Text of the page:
What do you mean by "Universalism"?
As most Liberal Old Catholics, We believe that ALL sentient beings are saved by the atoning death and resurrection of Jesus Christ for the sins of all. We believe "universalism is attested to in the Bible and in the 7 Ecumenical Councils of the undivided Church. However, we allow for freedom of interpretation and belief in universal salvation is not a litmus test for membership in the OCC-CLR. The belief in Universal Salvation has existed from the earliest days of the Christian Church, beginning with Origen of Alexandria and other Church Scholars and Fathers. Universalism contests the concept of ‘Original Sin’ put forth by St. Augustine, claiming that God’s creation was all ‘Good’ in God’s eyes and thus, through God’s love, all will be redeemed. While we as humans will sin, it comes from our individual behaviors and refusal of God’s Grace which is offered to all.
What are your views on the Sacraments?
Sacraments (or Mysteries) are effectual signs of grace, ritual acts which both express and bring about a spiritual reality. Just as the Incarnation of the Eternal Word of God was united with the human nature of Jesus of Nazareth, so in the Sacraments spiritual gifts are communicated through tangible realities. The OCC-CLR administers the 7 Sacraments of catholic and orthodox Christianity, namely:
Baptism Baptism is the sacrament by which a person is solemnly admitted to membership in the church universal and grafted into the mystical body of Christ. Generally, we pour or sprinkle holy water over a person's head. However, a person may be fully immersed if he/she so desires and the facility to do so is available. In either case, Holy Baptism is done in the Name of the Father, and of the Son, and of the Holy Spirit. We baptize infants when requested by the child's parents. The parents may also designate 'godparents' to assist in nurturing the child's faith until the child reaches an age of so-called accountability (usually 12-14 years of age) when he/she can personally confirm his/her faith.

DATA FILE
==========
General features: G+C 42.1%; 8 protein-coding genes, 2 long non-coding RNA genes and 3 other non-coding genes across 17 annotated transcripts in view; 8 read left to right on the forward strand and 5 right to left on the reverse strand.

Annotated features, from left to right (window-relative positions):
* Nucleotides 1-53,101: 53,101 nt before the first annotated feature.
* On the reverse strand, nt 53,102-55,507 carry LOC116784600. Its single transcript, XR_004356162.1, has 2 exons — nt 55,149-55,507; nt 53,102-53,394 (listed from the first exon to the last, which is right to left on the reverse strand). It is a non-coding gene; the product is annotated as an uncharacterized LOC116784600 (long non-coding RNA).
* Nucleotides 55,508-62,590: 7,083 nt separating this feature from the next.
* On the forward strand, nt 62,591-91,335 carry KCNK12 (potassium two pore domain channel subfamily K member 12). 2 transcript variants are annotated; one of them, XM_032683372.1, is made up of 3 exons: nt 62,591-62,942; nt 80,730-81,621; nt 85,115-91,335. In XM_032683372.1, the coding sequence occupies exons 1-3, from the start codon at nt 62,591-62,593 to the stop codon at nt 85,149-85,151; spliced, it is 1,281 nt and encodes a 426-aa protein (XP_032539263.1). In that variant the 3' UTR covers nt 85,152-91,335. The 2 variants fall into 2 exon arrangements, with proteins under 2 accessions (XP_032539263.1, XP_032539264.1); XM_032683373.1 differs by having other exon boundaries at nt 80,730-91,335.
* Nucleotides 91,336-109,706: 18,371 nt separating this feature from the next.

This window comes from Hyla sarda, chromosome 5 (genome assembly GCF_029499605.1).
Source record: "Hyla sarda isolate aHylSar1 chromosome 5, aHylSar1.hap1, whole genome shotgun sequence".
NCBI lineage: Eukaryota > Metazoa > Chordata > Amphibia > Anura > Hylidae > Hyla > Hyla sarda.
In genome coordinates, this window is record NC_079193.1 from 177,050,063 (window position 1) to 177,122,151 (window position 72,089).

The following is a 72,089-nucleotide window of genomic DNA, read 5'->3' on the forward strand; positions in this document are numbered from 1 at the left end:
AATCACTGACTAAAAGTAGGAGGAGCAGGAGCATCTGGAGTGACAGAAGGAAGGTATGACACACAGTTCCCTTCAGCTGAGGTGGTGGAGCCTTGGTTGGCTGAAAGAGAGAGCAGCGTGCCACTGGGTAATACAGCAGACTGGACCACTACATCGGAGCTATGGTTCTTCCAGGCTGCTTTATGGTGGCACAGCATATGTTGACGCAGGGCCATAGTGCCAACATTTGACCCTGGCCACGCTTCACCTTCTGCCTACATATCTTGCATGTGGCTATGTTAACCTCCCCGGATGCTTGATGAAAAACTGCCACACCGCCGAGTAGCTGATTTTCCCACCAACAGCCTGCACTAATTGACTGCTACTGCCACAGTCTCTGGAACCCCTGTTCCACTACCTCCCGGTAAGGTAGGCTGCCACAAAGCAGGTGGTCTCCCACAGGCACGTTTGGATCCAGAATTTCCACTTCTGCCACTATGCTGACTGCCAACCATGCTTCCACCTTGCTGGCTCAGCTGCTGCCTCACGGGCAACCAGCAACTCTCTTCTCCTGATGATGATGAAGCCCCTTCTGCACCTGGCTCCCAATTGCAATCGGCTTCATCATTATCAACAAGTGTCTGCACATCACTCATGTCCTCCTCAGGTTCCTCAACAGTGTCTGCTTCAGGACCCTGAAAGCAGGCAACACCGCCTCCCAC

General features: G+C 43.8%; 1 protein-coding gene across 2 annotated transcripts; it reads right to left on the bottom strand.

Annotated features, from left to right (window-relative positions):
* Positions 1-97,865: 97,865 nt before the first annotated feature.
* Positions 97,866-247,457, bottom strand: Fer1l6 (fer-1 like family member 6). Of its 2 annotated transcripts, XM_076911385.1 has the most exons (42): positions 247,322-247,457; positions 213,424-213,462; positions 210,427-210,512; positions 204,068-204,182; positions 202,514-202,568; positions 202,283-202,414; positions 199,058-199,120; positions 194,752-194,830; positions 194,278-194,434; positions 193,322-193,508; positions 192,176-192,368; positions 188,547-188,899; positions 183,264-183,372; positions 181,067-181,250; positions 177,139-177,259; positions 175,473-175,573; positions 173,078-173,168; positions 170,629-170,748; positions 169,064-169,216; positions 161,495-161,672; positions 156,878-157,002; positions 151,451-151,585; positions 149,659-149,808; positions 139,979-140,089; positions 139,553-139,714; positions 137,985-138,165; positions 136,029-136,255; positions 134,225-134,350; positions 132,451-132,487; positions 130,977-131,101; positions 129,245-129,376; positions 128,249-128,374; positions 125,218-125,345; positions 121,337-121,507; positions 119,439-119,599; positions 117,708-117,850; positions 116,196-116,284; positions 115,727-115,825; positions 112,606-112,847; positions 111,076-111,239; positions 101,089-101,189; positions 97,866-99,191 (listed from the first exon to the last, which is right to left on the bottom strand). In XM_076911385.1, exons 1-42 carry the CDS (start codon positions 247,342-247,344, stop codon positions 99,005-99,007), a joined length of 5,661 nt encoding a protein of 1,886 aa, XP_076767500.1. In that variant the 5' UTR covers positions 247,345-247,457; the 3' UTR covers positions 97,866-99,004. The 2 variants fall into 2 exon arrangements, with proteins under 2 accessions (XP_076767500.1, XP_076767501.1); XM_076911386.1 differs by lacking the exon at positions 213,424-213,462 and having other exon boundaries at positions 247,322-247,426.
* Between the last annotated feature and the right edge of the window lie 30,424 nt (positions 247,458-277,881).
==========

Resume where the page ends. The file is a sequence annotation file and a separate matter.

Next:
Confirmation, administered in the Old Catholic tradition in conjunction with adult baptism, is the sacramental rite by which the confirmed receives spiritual strength for the life of faith to which the person is committing through the invocation of the Holy Spirit and laying on of hands of the celebrant. In the case of those baptized as infants, it is administered at the so-called age of accountability when the confirm and affirms his or her Christian faith. We usually do this at each baptism following the more ancient traditions of the Church.
Eucharist, meaning "Thanksgiving," is the sacrament wherein bread and wine are consecrated and thereby linked with the life of Christ. They become to us outposts of Christ's life and consciousness, thus enabling the person receiving them to become a channel of Christ's life and blessing. We believe in the "real presence" of Christ, taking Christ at His word, "This IS my body... This IS my blood." However, we do not try to explain how this is so with terms like 'transubstantiation' or 'co-substantiation'. We accept it as a Mystery (the Greek meaning of the Latin word for Sacrament). We practice open communion. Anyone, regardless of religious background, may receive the Eucharist at our altars following our Liberal Catholic tradition.
Confession and Absolution